|The first excerpt represents the past or something you must release, and is drawn from Pierre Grassou by Honore de Balzac:
works of sculpture and painting, such as it has been since the
revolution of 1830, have you not been seized by a sense of uneasiness,
weariness, sadness, at the sight of those long and over-crowded
galleries? Since 1830, the true Salon no longer exists. The Louvre has
again been taken by assault,--this time by a populace of artists who
have maintained themselves in it.
In other days, when the Salon presented only the choicest works of
art, it conferred the highest honor on the creations there exhibited.
Among the two hundred selected paintings, the public could still
choose: a crown was awarded to the masterpiece by hands unseen. Eager,
impassioned discussions arose about some picture. The abuse showered
|The second excerpt represents the present or the deciding factor of the moment, and is drawn from The Mayflower Compact:
1970's were produced in ALL CAPS, no lower case. The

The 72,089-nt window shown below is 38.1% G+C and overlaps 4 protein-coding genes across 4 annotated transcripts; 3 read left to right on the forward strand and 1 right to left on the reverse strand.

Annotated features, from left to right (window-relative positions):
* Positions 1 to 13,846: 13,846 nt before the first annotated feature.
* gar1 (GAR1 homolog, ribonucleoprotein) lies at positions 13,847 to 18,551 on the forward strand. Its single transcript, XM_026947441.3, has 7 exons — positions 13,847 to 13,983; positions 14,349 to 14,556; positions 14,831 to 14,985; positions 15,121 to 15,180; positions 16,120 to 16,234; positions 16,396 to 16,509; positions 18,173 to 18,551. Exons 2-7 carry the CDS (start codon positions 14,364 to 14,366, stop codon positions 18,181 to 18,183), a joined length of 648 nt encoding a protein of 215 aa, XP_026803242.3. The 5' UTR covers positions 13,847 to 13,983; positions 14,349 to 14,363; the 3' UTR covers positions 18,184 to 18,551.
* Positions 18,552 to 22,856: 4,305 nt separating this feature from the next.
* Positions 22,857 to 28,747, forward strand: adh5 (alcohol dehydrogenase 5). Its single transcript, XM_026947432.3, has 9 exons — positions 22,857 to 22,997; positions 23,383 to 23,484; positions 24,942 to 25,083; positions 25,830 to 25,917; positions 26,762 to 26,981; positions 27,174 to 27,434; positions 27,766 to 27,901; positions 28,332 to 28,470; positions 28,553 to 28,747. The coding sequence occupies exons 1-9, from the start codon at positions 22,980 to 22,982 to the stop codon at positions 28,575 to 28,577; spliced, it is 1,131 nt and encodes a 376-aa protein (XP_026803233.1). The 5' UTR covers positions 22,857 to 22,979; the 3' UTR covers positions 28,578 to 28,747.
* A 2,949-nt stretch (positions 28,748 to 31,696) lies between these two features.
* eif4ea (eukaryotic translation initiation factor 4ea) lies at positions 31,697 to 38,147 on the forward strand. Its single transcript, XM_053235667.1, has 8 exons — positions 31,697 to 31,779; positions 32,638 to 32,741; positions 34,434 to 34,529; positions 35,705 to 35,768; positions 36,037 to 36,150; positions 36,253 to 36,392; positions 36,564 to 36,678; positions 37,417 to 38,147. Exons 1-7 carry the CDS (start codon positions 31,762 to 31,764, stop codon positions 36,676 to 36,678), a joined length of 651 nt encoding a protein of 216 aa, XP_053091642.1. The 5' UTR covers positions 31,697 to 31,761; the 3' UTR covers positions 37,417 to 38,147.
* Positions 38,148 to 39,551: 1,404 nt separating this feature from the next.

computers we used then didn't have lower case at all.
These original Project Gutenberg Etexts will be compiled into a
containing them all, in order to improve the content ratios of
to header material.
The Mayflower Compact
|The third excerpt represents the future or something you must embrace, and is drawn from The Touchstone by Edith Wharton:
remarkable, was an innocent beauty who for years had distilled
dulness among a set of people now self-condemned by their
inability to appreciate her. Under Dresham's tutelage she had
developed into a "thoughtful woman," who read his leaders in the
Radiator and bought the books he recommended. When a new novel
appeared, people wanted to know what Mrs. Armiger thought of it;
and a young gentleman who had made a trip in Touraine had recently
inscribed to her the wide-margined result of his explorations.
Glennard, leaning back with his head against the rail and a slit
of fugitive blue between his half-closed lids, vaguely wished she
wouldn't spoil the afternoon by making people talk; though he